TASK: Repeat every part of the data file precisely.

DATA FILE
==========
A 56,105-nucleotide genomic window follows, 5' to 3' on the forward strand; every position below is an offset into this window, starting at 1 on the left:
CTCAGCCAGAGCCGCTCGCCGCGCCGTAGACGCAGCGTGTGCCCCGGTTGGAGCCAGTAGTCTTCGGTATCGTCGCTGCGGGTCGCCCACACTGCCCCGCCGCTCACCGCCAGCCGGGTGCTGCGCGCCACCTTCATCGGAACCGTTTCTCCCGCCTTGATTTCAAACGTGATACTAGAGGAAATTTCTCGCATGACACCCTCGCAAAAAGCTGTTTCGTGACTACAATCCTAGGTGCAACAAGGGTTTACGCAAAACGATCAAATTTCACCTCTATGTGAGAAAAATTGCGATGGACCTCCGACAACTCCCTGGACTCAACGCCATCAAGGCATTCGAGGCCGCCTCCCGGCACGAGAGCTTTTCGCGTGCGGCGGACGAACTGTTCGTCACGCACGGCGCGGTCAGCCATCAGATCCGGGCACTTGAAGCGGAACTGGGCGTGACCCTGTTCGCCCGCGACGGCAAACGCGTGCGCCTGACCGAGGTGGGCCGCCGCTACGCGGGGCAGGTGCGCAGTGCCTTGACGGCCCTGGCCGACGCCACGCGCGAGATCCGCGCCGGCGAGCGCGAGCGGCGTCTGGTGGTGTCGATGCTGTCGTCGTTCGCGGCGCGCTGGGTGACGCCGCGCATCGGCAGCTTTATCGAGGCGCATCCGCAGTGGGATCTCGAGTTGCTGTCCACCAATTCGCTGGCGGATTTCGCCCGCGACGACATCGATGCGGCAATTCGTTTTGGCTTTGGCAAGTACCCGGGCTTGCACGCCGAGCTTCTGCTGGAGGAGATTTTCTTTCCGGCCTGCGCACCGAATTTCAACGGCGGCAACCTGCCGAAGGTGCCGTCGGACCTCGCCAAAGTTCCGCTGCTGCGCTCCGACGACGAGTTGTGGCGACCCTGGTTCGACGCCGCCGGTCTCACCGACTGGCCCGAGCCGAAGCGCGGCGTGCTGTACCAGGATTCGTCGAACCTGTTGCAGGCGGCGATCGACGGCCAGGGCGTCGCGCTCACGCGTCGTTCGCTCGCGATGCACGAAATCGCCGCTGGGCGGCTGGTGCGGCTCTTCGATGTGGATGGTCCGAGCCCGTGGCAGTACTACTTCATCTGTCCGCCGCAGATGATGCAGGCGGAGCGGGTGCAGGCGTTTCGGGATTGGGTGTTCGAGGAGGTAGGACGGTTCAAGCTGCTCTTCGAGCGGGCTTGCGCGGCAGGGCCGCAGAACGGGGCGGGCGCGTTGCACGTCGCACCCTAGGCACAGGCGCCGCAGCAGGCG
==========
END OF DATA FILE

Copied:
A 56,105-nucleotide genomic window follows, 5' to 3' on the forward strand; every position below is an offset into this window, starting at 1 on the left:
CTCAGCCAGAGCCGCTCGCCGCGCCGTAGACGCAGCGTGTGCCCCGGTTGGAGCCAGTAGTCTTCGGTATCGTCGCTGCGGGTCGCCCACACTGCCCCGCCGCTCACCGCCAGCCGGGTGCTGCGCGCCACCTTCATCGGAACCGTTTCTCCCGCCTTGATTTCAAACGTGATACTAGAGGAAATTTCTCGCATGACACCCTCGCAAAAAGCTGTTTCGTGACTACAATCCTAGGTGCAACAAGGGTTTACGCAAAACGATCAAATTTCACCTCTATGTGAGAAAAATTGCGATGGACCTCCGACAACTCCCTGGACTCAACGCCATCAAGGCATTCGAGGCCGCCTCCCGGCACGAGAGCTTTTCGCGTGCGGCGGACGAACTGTTCGTCACGCACGGCGCGGTCAGCCATCAGATCCGGGCACTTGAAGCGGAACTGGGCGTGACCCTGTTCGCCCGCGACGGCAAACGCGTGCGCCTGACCGAGGTGGGCCGCCGCTACGCGGGGCAGGTGCGCAGTGCCTTGACGGCCCTGGCCGACGCCACGCGCGAGATCCGCGCCGGCGAGCGCGAGCGGCGTCTGGTGGTGTCGATGCTGTCGTCGTTCGCGGCGCGCTGGGTGACGCCGCGCATCGGCAGCTTTATCGAGGCGCATCCGCAGTGGGATCTCGAGTTGCTGTCCACCAATTCGCTGGCGGATTTCGCCCGCGACGACATCGATGCGGCAATTCGTTTTGGCTTTGGCAAGTACCCGGGCTTGCACGCCGAGCTTCTGCTGGAGGAGATTTTCTTTCCGGCCTGCGCACCGAATTTCAACGGCGGCAACCTGCCGAAGGTGCCGTCGGACCTCGCCAAAGTTCCGCTGCTGCGCTCCGACGACGAGTTGTGGCGACCCTGGTTCGACGCCGCCGGTCTCACCGACTGGCCCGAGCCGAAGCGCGGCGTGCTGTACCAGGATTCGTCGAACCTGTTGCAGGCGGCGATCGACGGCCAGGGCGTCGCGCTCACGCGTCGTTCGCTCGCGATGCACGAAATCGCCGCTGGGCGGCTGGTGCGGCTCTTCGATGTGGATGGTCCGAGCCCGTGGCAGTACTACTTCATCTGTCCGCCGCAGATGATGCAGGCGGAGCGGGTGCAGGCGTTTCGGGATTGGGTGTTCGAGGAGGTAGGACGGTTCAAGCTGCTCTTCGAGCGGGCTTGCGCGGCAGGGCCGCAGAACGGGGCGGGCGCGTTGCACGTCGCACCCTAGGCACAGGCGCCGCAGCAGGCG